A device commonly used in literary works is the dynamic character. A dynamic character is a character who's views and opinions change due to certain events that take place in the piece of writing. In Arthur Miller's The Crucible, a play about the odd series of events surrounding the Salem Witch Trials, several dynamic characters become apparent. The main character and one of the most obvious dynamic characters is John Proctor. Throughout the play, John Proctor's behavior towards others in the town begins to evolve due to the outlandish accusations and hysteria that ensues.
John Proctor, the hot-tempered, strong-bodied farmer, first enters Miller's play as the sinner, weakened by his past desire for Abigail Williams. As the play introduces other members of the town and the discussion leads to the witch trials, Proctor's feelings towards the town are expressed. He is frustrated with Reverend Parris and the Salem church because of the materialistic messages that drive Parris" sermons. Proctor feels that Parris speaks "so long on deeds and mortgages [that he] thought it were an auction" (Act I, 30). In addition, he expresses his contempt for the Salem authority which has become increasing strict in the small Massachusetts village. .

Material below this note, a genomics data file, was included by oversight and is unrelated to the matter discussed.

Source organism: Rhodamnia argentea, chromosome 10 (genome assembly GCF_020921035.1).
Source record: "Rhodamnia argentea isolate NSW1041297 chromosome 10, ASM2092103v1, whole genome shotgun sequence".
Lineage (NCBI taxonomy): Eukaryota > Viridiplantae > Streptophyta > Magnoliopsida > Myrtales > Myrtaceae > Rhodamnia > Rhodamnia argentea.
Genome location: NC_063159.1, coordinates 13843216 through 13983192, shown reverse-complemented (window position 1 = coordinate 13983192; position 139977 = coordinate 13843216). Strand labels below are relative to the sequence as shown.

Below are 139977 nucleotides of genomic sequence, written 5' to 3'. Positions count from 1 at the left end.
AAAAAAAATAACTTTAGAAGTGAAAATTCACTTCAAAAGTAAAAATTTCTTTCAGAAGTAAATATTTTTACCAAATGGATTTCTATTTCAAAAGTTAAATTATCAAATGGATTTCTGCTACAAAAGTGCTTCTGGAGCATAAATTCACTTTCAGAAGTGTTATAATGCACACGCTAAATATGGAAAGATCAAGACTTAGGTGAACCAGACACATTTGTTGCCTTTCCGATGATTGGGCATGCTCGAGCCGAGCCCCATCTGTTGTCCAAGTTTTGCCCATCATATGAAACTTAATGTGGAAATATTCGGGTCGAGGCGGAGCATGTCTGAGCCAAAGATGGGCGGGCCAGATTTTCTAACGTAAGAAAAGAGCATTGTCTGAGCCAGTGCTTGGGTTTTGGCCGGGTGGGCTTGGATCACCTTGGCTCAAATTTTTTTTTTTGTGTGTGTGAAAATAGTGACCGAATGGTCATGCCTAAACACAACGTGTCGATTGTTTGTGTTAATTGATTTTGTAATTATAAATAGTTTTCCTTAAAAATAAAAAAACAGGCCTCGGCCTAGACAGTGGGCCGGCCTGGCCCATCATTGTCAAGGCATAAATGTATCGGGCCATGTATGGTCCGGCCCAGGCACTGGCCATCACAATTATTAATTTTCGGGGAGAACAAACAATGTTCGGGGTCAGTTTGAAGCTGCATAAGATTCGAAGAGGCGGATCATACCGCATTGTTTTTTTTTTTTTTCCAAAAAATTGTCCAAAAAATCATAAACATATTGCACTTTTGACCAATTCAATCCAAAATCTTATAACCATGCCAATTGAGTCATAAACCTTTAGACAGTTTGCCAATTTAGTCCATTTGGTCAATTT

As Act II opens, Proctor's wife, Elizabeth Proctor, is introduced, bringing about another aspect of Proctor's personality. Elizabeth and Proctor discuss the accusations that have surfaced, blaming local women of witchcraft. Elizabeth pleads with Proctor to reveal to the courts a conversation he had with Abigail in which Abigail confessed .
that the indictments were false. When Proctor refuses to present the information in court, Elizabeth questions his faithfulness to her. Proctor's ill temper presents itself again as he proclaims that he will "plead [his] honesty no more" (Act II, 55). Soon, however, a visit from Reverend Hale and an arrest warrant issued for Elizabeth will drastically end all of Proctor's frustrations towards his wife.